/Monetary policy: Bundesbank President Nagel expects several interest rate hikes in 2022
Monetary policy: Bundesbank President Nagel expects several interest rate hikes in 2022

Monetary policy: Bundesbank President Nagel expects several interest rate hikes in 2022

Monetary policy Bundesbank President Nagel expects several interest rate hikes in 2022

Joachim Nagel demands from the June meeting a clear signal from the ECB. Despite many crises, he is cautiously optimistic about the German economy.

In view of the high level of inflation, Bundesbank President Joachim Nagel has announced that the ECB will raise interest rates several times this year. “In our June meeting, we have to give a clear signal as to where the journey is going,” said Nagel in an interview with the news magazine “Spiegel”, according to a preliminary report on Friday. “From my current point of view, we will then have to take a first interest rate step in July and follow with more in the second half of the year.”

On Monday, ECB President Christine Lagarde promised an end to negative interest rates by the end of the third quarter. She is aiming for a first rate hike in July. On the financial markets, the statements were interpreted as an indication of a first interest rate increase of 0.25 percentage points.

Since then, some ECB Governing Council members have called for a larger rate hike of 0.50 percent in July. However, this does not appear to be able to win a majority in the Governing Council. A number of western central banks, including the US Federal Reserve, have already initiated interest rate hikes.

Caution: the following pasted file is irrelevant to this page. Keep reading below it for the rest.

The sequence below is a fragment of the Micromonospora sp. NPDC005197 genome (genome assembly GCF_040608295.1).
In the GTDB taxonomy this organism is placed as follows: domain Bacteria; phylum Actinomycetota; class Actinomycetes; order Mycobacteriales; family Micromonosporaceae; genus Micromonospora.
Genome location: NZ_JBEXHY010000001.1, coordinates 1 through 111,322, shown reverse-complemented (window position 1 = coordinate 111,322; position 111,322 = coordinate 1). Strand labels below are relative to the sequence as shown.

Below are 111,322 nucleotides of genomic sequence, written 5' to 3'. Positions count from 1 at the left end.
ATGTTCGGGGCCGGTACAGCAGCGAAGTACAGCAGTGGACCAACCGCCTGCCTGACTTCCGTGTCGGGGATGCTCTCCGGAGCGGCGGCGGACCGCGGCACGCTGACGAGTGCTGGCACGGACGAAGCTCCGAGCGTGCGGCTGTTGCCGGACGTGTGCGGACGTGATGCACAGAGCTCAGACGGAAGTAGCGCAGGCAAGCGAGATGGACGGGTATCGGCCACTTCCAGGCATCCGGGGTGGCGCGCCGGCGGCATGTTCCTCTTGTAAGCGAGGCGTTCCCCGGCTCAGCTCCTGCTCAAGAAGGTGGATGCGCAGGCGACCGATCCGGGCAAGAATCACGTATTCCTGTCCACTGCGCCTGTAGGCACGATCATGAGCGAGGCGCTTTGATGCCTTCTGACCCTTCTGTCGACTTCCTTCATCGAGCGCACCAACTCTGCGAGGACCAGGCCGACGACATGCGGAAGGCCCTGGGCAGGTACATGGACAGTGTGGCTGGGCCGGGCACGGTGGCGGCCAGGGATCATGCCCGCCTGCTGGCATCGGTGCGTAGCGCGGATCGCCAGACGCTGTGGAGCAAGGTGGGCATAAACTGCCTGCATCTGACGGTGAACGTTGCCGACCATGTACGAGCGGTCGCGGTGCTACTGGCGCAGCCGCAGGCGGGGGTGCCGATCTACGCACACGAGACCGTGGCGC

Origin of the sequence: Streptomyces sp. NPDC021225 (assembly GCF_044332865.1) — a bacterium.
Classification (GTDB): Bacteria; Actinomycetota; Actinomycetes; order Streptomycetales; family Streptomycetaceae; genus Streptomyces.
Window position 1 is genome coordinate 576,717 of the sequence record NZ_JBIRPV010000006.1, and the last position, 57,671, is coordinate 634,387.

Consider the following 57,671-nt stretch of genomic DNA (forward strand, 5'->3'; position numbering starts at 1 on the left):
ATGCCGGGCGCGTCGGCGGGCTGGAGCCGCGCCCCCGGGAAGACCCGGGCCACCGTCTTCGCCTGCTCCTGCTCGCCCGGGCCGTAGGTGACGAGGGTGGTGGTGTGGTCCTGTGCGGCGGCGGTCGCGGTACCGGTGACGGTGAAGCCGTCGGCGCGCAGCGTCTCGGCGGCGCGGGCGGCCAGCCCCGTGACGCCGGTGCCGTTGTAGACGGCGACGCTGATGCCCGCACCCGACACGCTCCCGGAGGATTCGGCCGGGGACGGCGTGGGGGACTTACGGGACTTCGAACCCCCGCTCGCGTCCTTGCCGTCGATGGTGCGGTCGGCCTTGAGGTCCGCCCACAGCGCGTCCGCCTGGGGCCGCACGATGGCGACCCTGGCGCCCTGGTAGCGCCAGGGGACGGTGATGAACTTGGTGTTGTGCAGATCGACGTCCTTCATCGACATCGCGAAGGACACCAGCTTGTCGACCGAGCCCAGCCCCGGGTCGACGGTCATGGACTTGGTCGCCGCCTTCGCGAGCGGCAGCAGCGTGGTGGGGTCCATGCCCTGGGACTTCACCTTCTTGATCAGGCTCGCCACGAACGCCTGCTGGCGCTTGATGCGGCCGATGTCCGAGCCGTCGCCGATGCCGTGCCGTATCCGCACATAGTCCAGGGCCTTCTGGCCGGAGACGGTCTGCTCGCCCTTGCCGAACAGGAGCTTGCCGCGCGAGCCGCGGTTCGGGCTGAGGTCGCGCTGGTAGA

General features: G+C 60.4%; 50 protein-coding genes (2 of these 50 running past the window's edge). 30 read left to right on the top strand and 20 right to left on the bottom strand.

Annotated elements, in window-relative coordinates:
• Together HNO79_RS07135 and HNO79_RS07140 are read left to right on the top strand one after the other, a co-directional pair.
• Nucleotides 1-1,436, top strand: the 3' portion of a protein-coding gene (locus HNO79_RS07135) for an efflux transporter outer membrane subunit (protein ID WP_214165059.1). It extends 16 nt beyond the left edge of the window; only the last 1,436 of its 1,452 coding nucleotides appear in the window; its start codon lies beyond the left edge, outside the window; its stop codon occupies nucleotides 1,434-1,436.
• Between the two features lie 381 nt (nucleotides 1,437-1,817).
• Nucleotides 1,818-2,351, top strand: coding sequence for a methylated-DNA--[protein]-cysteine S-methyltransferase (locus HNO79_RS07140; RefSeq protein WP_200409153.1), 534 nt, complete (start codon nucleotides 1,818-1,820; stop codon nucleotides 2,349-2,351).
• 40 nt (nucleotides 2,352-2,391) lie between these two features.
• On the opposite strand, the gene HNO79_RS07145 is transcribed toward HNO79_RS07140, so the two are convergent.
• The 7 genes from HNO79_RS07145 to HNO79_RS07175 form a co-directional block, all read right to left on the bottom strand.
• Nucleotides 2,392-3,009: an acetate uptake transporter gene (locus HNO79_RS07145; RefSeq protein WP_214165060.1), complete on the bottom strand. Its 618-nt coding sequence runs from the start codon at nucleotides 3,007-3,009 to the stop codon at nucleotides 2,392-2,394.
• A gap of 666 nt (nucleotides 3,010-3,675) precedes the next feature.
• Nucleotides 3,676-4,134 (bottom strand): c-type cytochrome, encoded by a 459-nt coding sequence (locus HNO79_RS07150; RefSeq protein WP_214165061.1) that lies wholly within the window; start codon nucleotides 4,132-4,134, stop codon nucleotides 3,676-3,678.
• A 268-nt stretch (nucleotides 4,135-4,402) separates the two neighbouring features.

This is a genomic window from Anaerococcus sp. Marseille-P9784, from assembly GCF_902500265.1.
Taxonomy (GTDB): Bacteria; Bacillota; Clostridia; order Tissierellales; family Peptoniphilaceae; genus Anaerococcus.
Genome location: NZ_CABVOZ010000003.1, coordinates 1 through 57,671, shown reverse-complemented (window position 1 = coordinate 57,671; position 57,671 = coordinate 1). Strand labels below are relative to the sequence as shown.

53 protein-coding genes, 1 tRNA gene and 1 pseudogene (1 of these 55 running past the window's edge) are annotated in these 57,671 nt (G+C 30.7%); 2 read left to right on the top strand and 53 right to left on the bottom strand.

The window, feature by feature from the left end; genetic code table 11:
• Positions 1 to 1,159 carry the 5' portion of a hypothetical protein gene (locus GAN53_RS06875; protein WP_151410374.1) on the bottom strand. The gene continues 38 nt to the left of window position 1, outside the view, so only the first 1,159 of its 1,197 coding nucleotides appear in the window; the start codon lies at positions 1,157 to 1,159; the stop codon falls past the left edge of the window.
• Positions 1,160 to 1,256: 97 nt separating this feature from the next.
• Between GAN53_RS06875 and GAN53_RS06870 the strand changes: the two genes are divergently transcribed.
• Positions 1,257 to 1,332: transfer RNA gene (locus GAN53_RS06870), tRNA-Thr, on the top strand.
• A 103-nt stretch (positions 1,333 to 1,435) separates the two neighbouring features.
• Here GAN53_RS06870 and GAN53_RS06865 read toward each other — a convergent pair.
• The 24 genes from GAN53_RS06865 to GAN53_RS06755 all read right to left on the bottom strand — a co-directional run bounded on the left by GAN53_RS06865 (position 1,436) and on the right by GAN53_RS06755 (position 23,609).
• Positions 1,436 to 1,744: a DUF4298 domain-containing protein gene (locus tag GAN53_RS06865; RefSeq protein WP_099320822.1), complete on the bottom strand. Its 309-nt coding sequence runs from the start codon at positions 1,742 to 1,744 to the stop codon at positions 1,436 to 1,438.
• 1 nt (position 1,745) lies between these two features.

The President of the Bundesbank is not assuming that the inflation rate, which was 7.4 percent in Germany and in the euro zone, will fall quickly. “Inflation will not fall overnight, it may take some time. What matters is that longer-term inflation expectations are well anchored,” he said.

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Nagel is cautiously optimistic about the German economy despite the many trouble spots. “The German economy is not doing so badly: before the war we expected growth of more than four percent for 2022. Now that could be cut in half. With a growth of about two percent, things still look pretty decent.”

He sees the scenario of stagflation, i.e. comparatively high inflation with stagnating economic output at the same time, as unlikely at the moment: “The situation is still robust,” Nagel told Der Spiegel.

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